9/30/11 - New England native Peter Kamitses has established one of the country's hardest traditional climbs: Oppositional Defiance Disorder (5.14a) in the Adirondacks, New York. This marks the Adirondacks' second 5.14 route, with the other being Kamitses' Ill Fire, put up three years ago.
"Steepest, baddest, hardest, raddest trad pitch I've ever tried," Kamitses said. "Big runouts, but solid gear. Stoked." He worked the route on toprope many times last year, but was unable to attempt it on lead because it began to seep in October and was wet for the rest of the season. ("I stuffed towels in the few key crux holds that were seeping and torched them dry, then changed the towels right before trying to lead it so they wouldn't saturate and start dripping," he said in an email.) This year, he needed only four days of lead attempts and "big whips" to redpoint the line.
ODD sits at Silver Lake's Tsunami Wall and has been attempted by other climbers like Jean-Pierre "Peewee" Ouellet. The 100-foot route follows double cracks on a 30-degree overhanging wall. "The crux involves a compression boulder problem slapping up 30-degree overhanging twin cracks between slopey side pulls, where you just have to punch it and can't stop to place gear," Kamitses said.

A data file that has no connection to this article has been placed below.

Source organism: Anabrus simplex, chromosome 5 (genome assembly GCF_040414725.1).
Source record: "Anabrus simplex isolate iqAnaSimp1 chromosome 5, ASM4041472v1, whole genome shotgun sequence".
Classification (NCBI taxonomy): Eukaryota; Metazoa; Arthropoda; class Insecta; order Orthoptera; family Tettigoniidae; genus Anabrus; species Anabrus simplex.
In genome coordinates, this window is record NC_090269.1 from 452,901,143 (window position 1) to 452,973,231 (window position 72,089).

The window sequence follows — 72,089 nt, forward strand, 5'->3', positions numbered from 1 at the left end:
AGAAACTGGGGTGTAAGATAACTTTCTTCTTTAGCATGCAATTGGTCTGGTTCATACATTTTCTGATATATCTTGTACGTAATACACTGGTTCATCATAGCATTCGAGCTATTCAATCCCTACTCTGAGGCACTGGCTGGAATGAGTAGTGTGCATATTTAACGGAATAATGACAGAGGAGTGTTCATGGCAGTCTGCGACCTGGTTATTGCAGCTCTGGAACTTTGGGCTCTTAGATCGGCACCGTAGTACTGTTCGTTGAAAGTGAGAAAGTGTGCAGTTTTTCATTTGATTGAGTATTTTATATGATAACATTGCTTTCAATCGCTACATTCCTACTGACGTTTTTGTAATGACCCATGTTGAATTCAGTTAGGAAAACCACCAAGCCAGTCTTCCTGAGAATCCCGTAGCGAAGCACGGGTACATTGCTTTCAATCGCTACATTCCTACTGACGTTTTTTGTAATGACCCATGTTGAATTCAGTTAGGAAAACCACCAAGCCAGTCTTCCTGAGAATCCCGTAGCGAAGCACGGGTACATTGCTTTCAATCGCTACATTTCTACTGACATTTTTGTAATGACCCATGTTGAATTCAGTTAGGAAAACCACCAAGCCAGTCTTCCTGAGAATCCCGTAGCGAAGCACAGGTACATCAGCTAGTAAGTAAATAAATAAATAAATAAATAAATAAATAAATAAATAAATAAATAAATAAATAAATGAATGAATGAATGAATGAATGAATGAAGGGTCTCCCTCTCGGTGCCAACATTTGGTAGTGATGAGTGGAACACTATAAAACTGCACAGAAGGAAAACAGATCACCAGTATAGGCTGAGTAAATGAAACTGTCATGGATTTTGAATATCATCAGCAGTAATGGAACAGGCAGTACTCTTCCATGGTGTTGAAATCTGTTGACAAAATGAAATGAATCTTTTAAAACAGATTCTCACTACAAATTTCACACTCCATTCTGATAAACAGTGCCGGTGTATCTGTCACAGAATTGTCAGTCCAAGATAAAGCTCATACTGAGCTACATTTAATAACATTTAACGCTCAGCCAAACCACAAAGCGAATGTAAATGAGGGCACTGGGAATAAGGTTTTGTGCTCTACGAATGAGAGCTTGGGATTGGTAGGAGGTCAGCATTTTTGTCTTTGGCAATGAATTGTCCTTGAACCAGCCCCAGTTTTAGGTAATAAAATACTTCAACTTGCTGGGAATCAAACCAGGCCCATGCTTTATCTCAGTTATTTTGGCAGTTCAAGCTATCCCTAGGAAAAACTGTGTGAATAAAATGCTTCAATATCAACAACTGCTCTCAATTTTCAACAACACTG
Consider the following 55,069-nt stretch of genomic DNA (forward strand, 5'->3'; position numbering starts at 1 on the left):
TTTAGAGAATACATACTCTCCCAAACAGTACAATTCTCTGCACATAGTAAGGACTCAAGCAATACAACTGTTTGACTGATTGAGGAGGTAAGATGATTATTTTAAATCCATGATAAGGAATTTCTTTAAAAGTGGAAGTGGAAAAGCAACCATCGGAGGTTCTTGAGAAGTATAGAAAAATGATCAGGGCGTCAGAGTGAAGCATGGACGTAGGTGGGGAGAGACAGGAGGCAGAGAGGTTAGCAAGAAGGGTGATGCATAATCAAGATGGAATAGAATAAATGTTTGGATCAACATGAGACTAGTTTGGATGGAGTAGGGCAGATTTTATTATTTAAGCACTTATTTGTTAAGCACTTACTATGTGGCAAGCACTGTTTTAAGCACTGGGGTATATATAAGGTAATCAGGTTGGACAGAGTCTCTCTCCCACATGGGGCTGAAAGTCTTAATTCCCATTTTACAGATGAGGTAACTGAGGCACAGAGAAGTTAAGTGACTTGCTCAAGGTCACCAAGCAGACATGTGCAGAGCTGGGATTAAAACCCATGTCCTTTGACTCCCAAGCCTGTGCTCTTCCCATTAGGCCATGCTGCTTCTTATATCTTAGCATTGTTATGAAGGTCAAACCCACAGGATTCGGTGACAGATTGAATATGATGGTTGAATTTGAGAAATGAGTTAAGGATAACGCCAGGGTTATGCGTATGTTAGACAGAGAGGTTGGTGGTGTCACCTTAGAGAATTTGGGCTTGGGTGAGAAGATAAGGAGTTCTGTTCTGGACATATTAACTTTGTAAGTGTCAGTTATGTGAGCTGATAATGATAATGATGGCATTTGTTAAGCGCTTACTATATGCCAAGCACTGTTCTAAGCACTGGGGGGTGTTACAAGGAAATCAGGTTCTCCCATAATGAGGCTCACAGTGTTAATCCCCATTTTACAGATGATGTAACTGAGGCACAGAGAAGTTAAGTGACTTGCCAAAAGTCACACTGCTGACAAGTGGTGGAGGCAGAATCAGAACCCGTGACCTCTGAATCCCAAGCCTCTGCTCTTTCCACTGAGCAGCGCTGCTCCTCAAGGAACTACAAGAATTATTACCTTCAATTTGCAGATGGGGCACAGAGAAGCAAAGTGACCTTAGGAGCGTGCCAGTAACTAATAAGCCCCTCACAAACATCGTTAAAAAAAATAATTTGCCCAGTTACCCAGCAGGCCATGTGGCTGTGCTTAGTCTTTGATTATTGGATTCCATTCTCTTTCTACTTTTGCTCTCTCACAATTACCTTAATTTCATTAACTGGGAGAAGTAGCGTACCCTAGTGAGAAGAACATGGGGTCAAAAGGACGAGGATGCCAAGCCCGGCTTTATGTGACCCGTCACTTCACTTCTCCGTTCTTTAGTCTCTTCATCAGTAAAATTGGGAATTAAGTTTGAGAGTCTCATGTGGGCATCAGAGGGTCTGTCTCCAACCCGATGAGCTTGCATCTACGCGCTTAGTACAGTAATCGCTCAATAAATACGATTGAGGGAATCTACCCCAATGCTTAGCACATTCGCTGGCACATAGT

Kamitses placed all gear as he climbed, and removed the pro after his attempts. "I lowered off a bight in a photographer's static rope to clean my cams afgter each failed attempt," he said. "Pain in the ass, but I wanted to redpoint it in good style."
The route starts by "climbing up slab [10'] and pullling into the crack system at a roof with a few chimney moves. Go up the techy crack [30'], then move right into the other crack to "loaf" jug. Place a couple of cams and punch it [15'] slapping up both cracks thru the crux until you get a good side pull jug and a big rest. Layback and jam up to small roof–overlap, pull the roof, then exit straight up."
Kamitses says inspiration for the route stems from a friend who teaches mentally challenged middle school students. "They frequently have this 'oppositional defiance disorder,' he said. "I realized it was a great name for this route: the opposition between the cracks in the crux and the mental stubbornness to not give up and go through the process of drying it out, and forcing myself to really go for it."
The 35-year-old climber established Rumney, New Hampshire's The China Glide (5.14d) in 2008 and has repeated some of the northeast's best testpieces, including Livin' Astroglide and Livin' Astro (5.14c, Rumney), and many other 5.14b's and 5.14a's. Kamitses currently has another 'Dacks project in mind: "I won't tell you where it is, but it will be the hardest one yet and R/X rated," he said. "I've finally gotten it with one hang [on toprope]. Doing it clean on lead is going to be a whole different high-stakes card game."
Date of ascent: September 2011
Source: Peter Kamitses, Jim Lawyer, 8a.nu